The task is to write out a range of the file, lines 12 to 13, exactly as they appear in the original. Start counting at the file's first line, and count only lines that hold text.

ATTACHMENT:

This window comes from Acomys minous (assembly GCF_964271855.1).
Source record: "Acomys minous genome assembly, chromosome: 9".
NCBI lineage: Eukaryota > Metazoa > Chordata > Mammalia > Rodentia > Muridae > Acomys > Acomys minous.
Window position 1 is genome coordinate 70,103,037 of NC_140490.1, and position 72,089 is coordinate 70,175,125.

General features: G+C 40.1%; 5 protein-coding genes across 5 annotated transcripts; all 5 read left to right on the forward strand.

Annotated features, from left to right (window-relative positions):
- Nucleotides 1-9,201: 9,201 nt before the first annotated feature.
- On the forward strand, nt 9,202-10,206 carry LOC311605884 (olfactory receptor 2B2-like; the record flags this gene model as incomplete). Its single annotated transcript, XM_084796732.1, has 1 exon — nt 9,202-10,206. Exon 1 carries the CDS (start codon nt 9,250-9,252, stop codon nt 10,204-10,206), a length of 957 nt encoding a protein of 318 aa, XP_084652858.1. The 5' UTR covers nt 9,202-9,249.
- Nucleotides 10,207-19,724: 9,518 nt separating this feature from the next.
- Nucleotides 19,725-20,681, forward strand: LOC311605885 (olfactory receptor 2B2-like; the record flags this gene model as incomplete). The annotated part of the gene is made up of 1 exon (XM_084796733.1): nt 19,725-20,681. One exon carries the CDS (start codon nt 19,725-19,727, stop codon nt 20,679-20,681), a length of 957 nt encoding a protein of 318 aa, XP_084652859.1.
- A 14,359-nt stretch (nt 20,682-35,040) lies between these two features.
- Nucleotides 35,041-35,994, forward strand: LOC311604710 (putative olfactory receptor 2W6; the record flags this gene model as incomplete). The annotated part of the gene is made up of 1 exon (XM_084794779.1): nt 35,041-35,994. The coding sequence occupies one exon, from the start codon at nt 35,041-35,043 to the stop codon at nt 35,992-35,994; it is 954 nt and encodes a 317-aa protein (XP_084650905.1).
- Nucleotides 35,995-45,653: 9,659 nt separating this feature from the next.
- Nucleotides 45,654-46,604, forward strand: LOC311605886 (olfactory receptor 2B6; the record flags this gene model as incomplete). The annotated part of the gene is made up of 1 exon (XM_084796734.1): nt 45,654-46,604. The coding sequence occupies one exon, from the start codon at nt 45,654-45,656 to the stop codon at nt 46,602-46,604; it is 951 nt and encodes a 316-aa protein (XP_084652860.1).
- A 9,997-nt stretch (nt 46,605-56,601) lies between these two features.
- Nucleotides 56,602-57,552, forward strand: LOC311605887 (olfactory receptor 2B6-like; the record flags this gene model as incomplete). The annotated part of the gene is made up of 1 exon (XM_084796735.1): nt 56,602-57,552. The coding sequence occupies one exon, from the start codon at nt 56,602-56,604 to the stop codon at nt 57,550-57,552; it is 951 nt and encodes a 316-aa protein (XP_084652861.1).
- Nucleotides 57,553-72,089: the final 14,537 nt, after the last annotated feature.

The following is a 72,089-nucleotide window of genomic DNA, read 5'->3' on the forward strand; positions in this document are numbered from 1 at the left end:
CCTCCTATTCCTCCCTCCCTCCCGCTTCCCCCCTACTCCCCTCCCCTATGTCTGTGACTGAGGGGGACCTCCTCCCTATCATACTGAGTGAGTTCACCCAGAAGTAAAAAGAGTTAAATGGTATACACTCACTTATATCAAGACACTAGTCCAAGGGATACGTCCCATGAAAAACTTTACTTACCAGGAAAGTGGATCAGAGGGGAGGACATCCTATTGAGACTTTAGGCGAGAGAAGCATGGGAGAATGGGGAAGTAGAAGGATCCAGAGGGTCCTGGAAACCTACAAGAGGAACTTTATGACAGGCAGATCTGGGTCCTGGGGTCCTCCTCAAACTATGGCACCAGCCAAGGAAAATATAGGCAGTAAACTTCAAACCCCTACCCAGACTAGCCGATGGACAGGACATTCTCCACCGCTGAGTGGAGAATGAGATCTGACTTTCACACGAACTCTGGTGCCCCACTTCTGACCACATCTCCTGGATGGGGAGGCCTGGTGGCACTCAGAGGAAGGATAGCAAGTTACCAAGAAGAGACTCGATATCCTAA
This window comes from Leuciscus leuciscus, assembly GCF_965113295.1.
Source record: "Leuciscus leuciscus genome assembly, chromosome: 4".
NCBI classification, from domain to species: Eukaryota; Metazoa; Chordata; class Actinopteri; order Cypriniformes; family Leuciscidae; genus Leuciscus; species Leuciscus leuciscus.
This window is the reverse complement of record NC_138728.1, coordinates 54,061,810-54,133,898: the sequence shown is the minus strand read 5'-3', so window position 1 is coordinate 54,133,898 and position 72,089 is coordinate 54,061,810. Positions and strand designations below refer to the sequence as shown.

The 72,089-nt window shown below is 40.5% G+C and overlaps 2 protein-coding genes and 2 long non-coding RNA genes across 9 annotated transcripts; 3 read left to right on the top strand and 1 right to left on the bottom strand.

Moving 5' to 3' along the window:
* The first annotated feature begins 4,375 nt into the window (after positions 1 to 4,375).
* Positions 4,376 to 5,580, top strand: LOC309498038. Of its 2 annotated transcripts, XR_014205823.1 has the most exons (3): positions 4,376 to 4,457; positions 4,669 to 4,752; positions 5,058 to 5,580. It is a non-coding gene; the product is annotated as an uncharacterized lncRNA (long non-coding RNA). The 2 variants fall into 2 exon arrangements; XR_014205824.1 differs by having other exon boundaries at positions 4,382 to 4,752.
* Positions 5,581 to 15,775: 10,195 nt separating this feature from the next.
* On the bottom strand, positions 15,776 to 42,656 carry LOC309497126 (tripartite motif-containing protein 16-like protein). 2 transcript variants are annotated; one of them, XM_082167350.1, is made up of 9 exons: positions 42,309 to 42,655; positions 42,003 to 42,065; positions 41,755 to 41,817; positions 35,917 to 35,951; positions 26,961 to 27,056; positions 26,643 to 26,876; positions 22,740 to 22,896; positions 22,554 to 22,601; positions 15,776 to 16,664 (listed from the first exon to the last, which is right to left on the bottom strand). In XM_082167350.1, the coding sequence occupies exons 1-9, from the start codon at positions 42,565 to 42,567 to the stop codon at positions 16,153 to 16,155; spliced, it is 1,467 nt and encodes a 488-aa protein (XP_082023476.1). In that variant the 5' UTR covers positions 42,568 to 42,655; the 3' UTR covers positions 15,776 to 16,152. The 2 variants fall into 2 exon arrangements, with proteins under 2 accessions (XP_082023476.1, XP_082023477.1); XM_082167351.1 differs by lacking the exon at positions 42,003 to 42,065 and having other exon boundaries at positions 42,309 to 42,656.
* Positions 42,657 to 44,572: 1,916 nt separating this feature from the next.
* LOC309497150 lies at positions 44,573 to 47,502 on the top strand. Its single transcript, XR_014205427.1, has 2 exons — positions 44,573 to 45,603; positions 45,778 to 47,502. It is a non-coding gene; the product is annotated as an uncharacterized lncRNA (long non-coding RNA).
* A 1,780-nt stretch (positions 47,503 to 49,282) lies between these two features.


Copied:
- Nucleotides 35,041-35,994, forward strand: LOC311604710 (putative olfactory receptor 2W6; the record flags this gene model as incomplete). The annotated part of the gene is made up of 1 exon (XM_084794779.1): nt 35,041-35,994. The coding sequence occupies one exon, from the start codon at nt 35,041-35,043 to the stop codon at nt 35,992-35,994; it is 954 nt and encodes a 317-aa protein (XP_084650905.1).
- Nucleotides 35,995-45,653: 9,659 nt separating this feature from the next.